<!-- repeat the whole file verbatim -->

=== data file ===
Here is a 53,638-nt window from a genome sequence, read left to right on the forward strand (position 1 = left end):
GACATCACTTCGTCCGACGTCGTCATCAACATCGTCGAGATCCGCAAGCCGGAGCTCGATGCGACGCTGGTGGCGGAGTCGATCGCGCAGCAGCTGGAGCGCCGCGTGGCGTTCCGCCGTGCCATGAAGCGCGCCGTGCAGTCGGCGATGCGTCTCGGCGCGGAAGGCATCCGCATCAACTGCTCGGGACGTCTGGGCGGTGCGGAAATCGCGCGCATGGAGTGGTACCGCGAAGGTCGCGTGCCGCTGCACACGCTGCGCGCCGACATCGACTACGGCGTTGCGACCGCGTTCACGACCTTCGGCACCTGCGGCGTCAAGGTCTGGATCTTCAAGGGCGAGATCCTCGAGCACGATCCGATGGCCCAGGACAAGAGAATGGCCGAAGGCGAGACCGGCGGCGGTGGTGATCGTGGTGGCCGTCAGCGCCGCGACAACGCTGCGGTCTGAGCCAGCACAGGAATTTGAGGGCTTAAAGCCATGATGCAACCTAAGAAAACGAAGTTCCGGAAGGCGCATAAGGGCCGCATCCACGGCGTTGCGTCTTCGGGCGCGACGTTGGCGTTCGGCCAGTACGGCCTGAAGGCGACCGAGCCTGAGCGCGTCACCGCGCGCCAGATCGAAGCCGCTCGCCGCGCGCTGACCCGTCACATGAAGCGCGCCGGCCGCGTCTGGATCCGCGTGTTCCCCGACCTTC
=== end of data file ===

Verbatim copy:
Here is a 53,638-nt window from a genome sequence, read left to right on the forward strand (position 1 = left end):
GACATCACTTCGTCCGACGTCGTCATCAACATCGTCGAGATCCGCAAGCCGGAGCTCGATGCGACGCTGGTGGCGGAGTCGATCGCGCAGCAGCTGGAGCGCCGCGTGGCGTTCCGCCGTGCCATGAAGCGCGCCGTGCAGTCGGCGATGCGTCTCGGCGCGGAAGGCATCCGCATCAACTGCTCGGGACGTCTGGGCGGTGCGGAAATCGCGCGCATGGAGTGGTACCGCGAAGGTCGCGTGCCGCTGCACACGCTGCGCGCCGACATCGACTACGGCGTTGCGACCGCGTTCACGACCTTCGGCACCTGCGGCGTCAAGGTCTGGATCTTCAAGGGCGAGATCCTCGAGCACGATCCGATGGCCCAGGACAAGAGAATGGCCGAAGGCGAGACCGGCGGCGGTGGTGATCGTGGTGGCCGTCAGCGCCGCGACAACGCTGCGGTCTGAGCCAGCACAGGAATTTGAGGGCTTAAAGCCATGATGCAACCTAAGAAAACGAAGTTCCGGAAGGCGCATAAGGGCCGCATCCACGGCGTTGCGTCTTCGGGCGCGACGTTGGCGTTCGGCCAGTACGGCCTGAAGGCGACCGAGCCTGAGCGCGTCACCGCGCGCCAGATCGAAGCCGCTCGCCGCGCGCTGACCCGTCACATGAAGCGCGCCGGCCGCGTCTGGATCCGCGTGTTCCCCGACCTTC